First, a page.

[W]e understood why a hunger strike early this month began with 89 prisoners but swiftly fell off to a few defiant handfuls with the onset of painful and undignified force-feeding.

Are you starting to see where she’s coming from now?

The Readers’ Representative can be reached at Readers.Rep@latimes.com.

UPDATE: Thanks to Hugh Hewitt for the link. Thanks also to Michelle Malkin for linking the post.

47 Responses to “L.A. Times’s Carol Williams Badly Misstates Holding of Federal Decision Regarding John Ashcroft”

  1. You see, it is all about how this person feels.

    Facts don’t matter as much as feelings. Watch the reaction to your critique—”yeah, but…” Too bad the law isn’t supposed to be about that kind of thing. It’s starting to, though.

    Get ready for a LOT more of this.

    Eric Blair (721b15)

  2. Patterico…

    If you didn’t get that patio furniture before, I see the LA Times does have some ads with nice looking sales on the stuff.

    Other than that I thought the paper sucked today… they also took “locals” assertions regarding civilian casualties from a NATO bombing of hijacked fuel trucks at face value…. before the on the ground investigation has even begun.

    SteveG (97b6b9)

  3. The Readers’ Representative can be reached at Readers.Rep@latimes.com.

    Not that the Reader’s Rep will find anything wrong with the article, and will ignore any suggestion otherwise…

    Scott Jacobs (d027b8)

  4. I don’t see anything for it but that stupid judges like these ones need to anticipate how dirty socialist journalists will not might twist what they write. In future they need to directly and clearly address what their opinion does not say as well as what it does say. That’s the very real world they live in and they need to deal with it. The dirty socialists journalists are a known known. The stupid judges gave this dirty socialist Los Angeles Times hoochie her dirty socialist propaganda fodder on a silver platter it seems to me. They should apologize to Mr. Ashcroft cause of how stupid they are.

    happyfeet (6b707a)

  5. The Times is beyond irresponsible. The sooner they close up shop the better.

    Mike K (4baa9f)

  6. The article is obviously false, and the allegations obviously defamatory. Is it actionable yet?

    I doubt if Ashcroft will sue, but I hope he does.

    Fred Z (f7d2b1)

  7. They must have all of their editors and staff working overtime on the Van Jones story and just did not have time to read the decision closely.

    Huey (b957d9)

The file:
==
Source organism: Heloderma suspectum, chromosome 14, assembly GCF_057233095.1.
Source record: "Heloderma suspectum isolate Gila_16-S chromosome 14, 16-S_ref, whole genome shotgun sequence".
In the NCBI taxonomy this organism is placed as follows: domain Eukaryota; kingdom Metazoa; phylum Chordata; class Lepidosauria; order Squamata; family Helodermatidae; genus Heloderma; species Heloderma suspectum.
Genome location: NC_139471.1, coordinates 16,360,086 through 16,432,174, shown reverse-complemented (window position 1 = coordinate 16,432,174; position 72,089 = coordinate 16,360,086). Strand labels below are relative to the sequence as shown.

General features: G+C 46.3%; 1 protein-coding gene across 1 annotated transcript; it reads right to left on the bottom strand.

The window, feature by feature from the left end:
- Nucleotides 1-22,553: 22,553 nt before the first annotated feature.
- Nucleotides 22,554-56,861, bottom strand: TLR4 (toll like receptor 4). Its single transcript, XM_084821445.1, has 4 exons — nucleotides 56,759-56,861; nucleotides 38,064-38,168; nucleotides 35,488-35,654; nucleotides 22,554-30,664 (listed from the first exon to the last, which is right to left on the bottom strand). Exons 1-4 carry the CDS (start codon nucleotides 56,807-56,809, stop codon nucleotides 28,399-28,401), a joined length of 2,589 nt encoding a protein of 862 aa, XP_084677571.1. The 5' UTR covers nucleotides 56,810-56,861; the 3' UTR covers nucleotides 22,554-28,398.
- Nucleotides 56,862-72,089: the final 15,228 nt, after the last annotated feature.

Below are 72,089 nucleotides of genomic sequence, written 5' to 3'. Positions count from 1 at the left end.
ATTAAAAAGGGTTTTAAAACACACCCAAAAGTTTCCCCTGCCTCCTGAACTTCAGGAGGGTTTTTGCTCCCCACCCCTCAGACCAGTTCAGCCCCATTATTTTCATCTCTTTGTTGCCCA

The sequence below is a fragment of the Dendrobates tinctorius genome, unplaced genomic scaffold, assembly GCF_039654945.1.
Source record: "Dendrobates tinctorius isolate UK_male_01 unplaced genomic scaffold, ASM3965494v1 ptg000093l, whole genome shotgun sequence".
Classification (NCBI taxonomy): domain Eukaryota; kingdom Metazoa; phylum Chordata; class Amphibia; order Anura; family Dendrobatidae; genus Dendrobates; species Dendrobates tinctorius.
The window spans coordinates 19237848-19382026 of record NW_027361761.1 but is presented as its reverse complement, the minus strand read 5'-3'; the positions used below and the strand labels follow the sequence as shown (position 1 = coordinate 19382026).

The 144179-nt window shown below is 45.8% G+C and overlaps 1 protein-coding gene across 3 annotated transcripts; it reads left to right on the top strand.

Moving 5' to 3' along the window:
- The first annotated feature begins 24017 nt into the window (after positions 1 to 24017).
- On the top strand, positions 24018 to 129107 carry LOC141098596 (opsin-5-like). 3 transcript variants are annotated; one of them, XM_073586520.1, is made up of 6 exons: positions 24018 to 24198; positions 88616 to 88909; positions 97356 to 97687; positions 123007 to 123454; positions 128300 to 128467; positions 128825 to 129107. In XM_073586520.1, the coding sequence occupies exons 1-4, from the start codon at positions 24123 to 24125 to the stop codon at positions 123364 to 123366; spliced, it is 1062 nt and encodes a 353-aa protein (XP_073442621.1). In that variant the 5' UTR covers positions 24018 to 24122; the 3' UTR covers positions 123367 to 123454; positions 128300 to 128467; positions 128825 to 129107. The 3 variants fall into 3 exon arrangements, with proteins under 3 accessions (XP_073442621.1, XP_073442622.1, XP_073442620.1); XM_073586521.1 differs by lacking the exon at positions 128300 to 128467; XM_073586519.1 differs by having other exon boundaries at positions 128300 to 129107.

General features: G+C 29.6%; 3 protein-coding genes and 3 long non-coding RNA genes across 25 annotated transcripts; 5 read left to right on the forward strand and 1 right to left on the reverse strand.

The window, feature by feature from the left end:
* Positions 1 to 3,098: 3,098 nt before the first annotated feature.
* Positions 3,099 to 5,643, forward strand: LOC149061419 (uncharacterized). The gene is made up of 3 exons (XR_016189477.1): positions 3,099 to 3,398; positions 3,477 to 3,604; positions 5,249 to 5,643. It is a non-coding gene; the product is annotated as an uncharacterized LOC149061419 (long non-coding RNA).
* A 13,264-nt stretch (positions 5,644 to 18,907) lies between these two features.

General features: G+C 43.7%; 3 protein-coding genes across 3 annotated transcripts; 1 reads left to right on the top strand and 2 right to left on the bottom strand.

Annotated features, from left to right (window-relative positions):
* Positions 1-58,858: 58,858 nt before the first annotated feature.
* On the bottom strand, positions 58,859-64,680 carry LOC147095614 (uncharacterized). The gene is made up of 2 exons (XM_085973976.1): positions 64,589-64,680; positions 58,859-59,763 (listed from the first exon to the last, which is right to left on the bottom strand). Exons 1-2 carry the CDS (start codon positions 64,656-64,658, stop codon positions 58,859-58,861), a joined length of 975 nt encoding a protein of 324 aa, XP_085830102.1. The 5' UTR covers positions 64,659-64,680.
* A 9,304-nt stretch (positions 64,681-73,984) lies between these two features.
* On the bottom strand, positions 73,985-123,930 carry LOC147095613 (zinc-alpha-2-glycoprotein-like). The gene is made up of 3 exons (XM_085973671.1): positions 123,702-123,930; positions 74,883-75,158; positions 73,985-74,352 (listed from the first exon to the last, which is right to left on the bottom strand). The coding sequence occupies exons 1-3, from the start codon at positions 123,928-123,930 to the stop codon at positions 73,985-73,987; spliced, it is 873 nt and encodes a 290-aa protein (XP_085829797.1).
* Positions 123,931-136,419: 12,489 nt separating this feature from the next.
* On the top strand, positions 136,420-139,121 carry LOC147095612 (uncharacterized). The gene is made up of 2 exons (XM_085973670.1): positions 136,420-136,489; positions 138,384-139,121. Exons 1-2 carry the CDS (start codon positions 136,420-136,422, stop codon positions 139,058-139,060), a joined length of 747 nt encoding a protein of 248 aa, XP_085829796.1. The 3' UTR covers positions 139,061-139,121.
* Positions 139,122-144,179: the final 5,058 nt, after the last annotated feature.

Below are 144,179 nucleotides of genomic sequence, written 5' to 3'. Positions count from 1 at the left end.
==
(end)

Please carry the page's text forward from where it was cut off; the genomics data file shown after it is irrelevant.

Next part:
8. Does this clueless twit have a law degree? Or is she simply in waaaay over her head?

    Mike Myers (3b216c)

  9. Someone this incompetent should not be writing articles about appellant decisions. While the posture of a case at this point is a technical matter, the language of the opinion itself clearly states what are and what are not factual judgements versus assumptions made for the purpose of the appeal.

    Basic incompetence.

    SPQR (26be8b)

  10. Someone this incompetent should not be writing articles about appellant decisions.

    They shouldn’t even be writing about the Neighborhood Association’s latest meeting. There is some serious “duuuuuuuuuh” going on here.

    Scott Jacobs (d027b8)

  11. Truth is irrelevant. Agenda is the overriding factor. In all instances when agenda fails the truth test, redact all references with truth and run with agenda. That is how you build your small-business periodical (out of a big-business periodical).

    John Hitchcock (3fd153)

  12. Does this clueless twit have a law degree?

    Does that make a difference anymore? Our elected representatives are well – represented from the law professions, yet are not even able to articulate the basic tenets of the Constitution during the townhall meetings going on last month.

    Dmac (a93b13)

  13. At the Los Angeles Times, there are four three two one no layers of editors.

    Official Internet Data Office (4e6ad1)

  14. In the 3rd paragraph of her story Williams describes the panel as consisting of judges appointed by Republican presidents.

    I believe there was a recent post here about the LA Times not mentioning judges in a controversial ruling having been appointed by Democrats. I haven’t been able to find it in the archives. If anyone recalls that post please give the details. I would like to compare the 2 stories for the readers’ representative.

    Stu707 (0981d5)

  15. Here is the LAT bio on Williams,

    CJ [Carol J. Williams] will take up the legal affairs beat that was until recently held by Henry Weinstein and is a worthy successor to him. Her 25 years as a correspondent — 18 for The Times — has brought CJ to Moscow, the Balkans, Afghanistan, Iraq, Haiti and Cuba, among other newsworthy but often uncomfortable datelines. She has covered wars and revolutions, the building up of market economies and the breaking down of empires. She is currently based in Miami, dividing her reporting between the Foreign and National staffs. Her assignments have included the 2004 rebellion in Haiti, the transfer of power from Fidel Castro to his brother Raul, several hurricanes and, most notably, the detention facilities and war crimes court at the U.S. naval base at Guantanamo Bay.